These drones use “seed missiles” to plant up to 400,000 trees a day. A group of trees they planted last year are now 20 inches tall—proving the technology works.
In 2012, the nonprofit Worldview International Foundation set out to plant 300 million mangrove trees in an area of Myanmar where only 16% of the original mangrove forest remains.
Mangrove trees absorb up to five times more CO2 than trees in rainforests. They also help filter and clean water. So mangrove trees can play a big role in fighting climate change. The foundation planted trees by hand until a former NASA engineer designed drones that could plant seeds.
Biocarbon Engineering partnered with WIF to test its technology in Myanmar. The efforts have been successful. So far, WIF has planted approximately six million trees in Myanmar in seven years. With the help of the drones, it hopes to plant another four million in 2019 alone.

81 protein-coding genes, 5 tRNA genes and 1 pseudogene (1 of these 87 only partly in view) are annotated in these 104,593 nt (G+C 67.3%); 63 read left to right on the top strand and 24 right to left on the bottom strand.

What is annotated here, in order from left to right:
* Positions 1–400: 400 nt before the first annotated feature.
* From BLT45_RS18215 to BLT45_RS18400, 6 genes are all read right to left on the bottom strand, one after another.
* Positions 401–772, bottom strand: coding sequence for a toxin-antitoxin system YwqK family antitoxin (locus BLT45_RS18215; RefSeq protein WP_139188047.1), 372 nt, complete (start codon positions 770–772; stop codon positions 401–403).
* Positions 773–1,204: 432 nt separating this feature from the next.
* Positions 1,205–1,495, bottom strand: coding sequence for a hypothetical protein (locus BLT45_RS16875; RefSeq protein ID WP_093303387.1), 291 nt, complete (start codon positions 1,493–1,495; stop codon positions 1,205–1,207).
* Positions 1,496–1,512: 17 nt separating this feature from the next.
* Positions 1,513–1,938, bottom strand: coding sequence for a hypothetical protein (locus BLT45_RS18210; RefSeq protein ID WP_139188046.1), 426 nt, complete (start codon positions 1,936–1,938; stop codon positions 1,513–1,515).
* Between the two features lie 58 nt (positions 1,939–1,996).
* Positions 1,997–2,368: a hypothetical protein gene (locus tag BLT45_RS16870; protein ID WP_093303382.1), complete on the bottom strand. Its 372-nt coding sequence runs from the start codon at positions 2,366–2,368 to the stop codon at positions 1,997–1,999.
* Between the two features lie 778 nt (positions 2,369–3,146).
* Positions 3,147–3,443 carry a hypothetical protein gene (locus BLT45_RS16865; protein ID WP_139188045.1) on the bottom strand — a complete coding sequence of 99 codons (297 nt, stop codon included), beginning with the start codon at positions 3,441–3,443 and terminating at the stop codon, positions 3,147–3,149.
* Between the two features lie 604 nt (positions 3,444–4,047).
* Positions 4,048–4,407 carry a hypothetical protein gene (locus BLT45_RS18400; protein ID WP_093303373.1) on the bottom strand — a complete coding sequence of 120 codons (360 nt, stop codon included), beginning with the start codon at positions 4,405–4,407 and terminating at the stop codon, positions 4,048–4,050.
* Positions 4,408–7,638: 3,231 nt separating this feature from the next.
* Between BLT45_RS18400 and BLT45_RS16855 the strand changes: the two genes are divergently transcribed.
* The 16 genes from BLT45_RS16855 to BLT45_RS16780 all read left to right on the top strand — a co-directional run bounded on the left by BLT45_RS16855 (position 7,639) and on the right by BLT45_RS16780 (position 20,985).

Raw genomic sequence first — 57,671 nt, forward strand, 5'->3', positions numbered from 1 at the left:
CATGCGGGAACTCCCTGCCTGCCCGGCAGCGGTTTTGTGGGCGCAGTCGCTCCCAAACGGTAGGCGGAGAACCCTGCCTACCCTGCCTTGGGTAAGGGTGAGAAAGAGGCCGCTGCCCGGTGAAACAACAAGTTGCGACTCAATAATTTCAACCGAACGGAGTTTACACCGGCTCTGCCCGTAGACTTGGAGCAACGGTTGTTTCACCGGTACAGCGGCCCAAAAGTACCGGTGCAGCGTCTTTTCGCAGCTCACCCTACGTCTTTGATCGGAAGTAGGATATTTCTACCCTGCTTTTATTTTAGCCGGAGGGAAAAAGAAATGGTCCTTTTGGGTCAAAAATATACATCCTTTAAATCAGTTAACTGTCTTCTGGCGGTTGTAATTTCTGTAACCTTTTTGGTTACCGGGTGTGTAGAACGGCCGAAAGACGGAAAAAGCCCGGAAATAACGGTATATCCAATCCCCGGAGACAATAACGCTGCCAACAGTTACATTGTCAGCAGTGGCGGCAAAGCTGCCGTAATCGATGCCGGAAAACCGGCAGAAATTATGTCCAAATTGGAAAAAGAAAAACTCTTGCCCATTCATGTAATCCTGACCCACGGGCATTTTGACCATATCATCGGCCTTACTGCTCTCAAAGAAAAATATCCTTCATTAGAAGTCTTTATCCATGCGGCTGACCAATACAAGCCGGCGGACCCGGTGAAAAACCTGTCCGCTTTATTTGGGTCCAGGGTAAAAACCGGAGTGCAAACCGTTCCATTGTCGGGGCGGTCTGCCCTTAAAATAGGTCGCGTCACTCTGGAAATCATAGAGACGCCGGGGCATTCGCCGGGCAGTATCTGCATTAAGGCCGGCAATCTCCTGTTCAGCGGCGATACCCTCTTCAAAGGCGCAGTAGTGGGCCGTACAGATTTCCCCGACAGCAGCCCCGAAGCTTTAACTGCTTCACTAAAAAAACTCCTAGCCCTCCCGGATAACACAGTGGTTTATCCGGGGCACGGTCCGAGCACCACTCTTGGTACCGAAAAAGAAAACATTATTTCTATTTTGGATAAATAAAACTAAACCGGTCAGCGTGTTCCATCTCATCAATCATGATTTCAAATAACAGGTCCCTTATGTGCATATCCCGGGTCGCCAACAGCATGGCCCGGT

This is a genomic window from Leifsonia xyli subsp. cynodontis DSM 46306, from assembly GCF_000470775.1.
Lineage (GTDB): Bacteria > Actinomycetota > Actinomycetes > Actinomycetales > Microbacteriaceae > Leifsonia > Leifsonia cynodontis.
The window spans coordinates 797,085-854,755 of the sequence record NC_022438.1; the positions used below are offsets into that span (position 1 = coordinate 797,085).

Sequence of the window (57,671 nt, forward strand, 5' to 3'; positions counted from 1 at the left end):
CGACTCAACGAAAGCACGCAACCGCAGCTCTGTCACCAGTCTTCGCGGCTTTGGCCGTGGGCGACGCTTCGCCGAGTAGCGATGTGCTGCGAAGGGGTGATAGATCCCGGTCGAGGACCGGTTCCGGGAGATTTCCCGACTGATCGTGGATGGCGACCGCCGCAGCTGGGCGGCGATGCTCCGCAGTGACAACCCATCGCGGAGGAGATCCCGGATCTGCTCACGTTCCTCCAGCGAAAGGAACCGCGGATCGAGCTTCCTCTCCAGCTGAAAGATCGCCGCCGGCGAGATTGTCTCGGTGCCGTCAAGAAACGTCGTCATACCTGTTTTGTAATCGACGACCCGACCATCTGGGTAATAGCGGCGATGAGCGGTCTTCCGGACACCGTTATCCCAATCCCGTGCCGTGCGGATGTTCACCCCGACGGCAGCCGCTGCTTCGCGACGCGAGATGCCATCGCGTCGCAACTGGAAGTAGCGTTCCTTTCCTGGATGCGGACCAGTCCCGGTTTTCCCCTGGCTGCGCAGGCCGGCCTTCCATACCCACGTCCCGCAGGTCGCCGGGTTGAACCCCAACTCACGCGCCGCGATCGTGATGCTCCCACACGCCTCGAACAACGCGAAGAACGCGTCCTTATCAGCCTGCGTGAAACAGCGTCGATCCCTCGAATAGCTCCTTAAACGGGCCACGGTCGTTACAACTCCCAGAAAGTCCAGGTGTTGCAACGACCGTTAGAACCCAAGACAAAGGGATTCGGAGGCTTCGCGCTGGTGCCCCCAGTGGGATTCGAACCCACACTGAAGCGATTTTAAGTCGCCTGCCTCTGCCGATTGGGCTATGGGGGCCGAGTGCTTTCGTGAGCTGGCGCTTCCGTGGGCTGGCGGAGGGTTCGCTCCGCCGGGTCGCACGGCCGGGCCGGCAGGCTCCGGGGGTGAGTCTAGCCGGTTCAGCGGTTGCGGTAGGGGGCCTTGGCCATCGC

“We now have a case confirmed of what species we can plant and in what conditions,” Biocarbon Engineering cofounder Irina Fedorenko explained. “We are now ready to scale up our planting and replicate this success.”